The Laboratory of Computational Biology

Richard Pastor, Bernard Brooks and Mehdi Pirooznia

The Laboratory of Computational Biology is an interdisciplinary group of scientists who study biological processes via computer simulation. It is part of the Biochemistry and Biophysics Center Division of Intramural Research National Heart, Lung, and Blood Institute in the National Institutes of Health. The laboratory is a consortium of the laboratories lead by Dr. Bernard R. Brooks and Dr. Richard Pastor.

Groups

The Laboratory is consortium of two Labs and one section in one facility. Each laboratory is led by a principal investigator. A brief overview of their work is given here, and you can find out more in the web pages for each Lab.


Laboratory of Computational Biophysics

Dr. Bernard Brooks

The Laboratory of Computational Biophysics consists of researchers who both develop simulation and modeling techniques and apply them towards the study of problems of biological significance. Techniques employed include; molecular dynamics, quantum and molecular mechanics, ab initio analysis of small molecule structures, molecular modeling, and electron microscopy image analysis.


Laboratory of Membrane Biophysics

Dr. Richard Pastor

The Laboratory of Membrane Biophysics is a group of researchers who use diverse theoretical methods combined with high performance computing to investigate the properties of lipid membranes and related molecular assemblies. The Lab operates under the direction of Dr. Richard Pastor; the group joined the NIH/NHLBI Laboratory of Computational Biology (LCB) in 2006, after 20 years in FDA/CBER's Laboratory of Biophysics.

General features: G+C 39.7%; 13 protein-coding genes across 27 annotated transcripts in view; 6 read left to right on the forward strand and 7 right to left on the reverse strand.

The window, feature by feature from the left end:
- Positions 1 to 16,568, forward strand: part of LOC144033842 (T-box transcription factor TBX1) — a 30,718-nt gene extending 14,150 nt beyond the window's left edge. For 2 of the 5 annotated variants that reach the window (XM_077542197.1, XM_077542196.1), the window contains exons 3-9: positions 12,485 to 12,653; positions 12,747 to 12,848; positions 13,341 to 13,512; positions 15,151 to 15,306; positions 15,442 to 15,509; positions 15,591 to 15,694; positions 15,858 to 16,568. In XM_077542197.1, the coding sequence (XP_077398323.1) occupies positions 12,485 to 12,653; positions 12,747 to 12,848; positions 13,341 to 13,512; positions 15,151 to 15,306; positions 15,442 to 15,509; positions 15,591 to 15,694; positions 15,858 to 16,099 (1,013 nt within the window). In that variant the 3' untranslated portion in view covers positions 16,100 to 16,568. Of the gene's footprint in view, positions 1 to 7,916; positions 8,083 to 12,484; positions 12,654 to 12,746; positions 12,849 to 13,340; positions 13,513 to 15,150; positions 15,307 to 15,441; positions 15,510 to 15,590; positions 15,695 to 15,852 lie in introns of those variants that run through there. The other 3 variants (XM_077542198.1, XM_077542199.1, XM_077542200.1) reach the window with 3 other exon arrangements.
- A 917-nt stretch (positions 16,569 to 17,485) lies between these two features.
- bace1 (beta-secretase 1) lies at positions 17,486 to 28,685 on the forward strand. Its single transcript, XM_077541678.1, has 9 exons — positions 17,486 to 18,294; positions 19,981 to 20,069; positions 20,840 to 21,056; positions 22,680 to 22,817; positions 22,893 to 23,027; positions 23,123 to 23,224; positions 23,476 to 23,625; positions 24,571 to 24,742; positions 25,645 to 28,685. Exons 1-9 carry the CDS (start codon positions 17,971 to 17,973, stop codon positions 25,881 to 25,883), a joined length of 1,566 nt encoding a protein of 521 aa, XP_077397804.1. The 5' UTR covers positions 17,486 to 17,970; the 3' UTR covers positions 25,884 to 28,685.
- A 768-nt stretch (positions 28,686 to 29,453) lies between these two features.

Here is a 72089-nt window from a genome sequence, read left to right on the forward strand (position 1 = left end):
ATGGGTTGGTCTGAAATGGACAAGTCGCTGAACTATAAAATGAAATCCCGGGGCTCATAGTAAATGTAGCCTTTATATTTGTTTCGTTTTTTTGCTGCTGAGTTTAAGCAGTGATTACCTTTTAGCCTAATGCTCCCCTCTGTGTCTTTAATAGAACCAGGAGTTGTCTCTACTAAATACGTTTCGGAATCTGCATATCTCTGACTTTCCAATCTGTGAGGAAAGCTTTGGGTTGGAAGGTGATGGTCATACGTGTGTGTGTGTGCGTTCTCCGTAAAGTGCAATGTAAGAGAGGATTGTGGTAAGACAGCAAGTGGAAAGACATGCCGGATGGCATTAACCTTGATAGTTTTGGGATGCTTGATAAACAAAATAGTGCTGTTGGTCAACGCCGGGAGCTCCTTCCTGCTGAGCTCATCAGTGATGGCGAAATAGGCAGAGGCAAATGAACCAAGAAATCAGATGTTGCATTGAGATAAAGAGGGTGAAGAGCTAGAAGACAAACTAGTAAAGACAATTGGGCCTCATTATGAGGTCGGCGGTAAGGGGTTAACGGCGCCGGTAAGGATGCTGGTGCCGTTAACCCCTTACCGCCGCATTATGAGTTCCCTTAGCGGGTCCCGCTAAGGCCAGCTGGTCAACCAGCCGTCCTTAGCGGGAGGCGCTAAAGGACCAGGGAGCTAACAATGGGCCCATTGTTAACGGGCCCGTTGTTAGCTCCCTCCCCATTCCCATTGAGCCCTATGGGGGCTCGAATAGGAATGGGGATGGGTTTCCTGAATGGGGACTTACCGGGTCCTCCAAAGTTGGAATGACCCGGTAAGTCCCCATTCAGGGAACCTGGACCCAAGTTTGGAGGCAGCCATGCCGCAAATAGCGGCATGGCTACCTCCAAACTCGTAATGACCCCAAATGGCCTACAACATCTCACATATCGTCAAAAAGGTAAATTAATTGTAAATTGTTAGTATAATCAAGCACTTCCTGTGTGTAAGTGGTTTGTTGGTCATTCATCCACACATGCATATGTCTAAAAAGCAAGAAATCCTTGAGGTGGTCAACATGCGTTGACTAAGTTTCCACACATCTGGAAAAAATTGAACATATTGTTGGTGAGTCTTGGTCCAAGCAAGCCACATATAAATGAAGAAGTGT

Laboratory of Bioinformatics

Dr. Mehdi Pirooznia

The Laboratory of Bioinformatics group utilizes a vast array of techniques and technologies from bioinformatics to statistics to analyze and assimilate next-generation sequencing data and glean information pertinent to the underlying biology. The driving goal of the laboratory is to cultivate a bridge between precision medicine and emerging clinical and biological datasets. The major objectives of the group are the following: 1) Integrative Omics Analysis, 2) Biomedical Data Science, and 3) Developing Biological Knowledgebase.


High Performance Computing Section

John Legato

The High Performance Computing Section (HPCS) maintains and supports all the infrastructure of hardware and software of the LoBoS cluster that allow researchers of the laboratory to use high performance computing to investigate biological processes. The section operates under the direction of John Legato.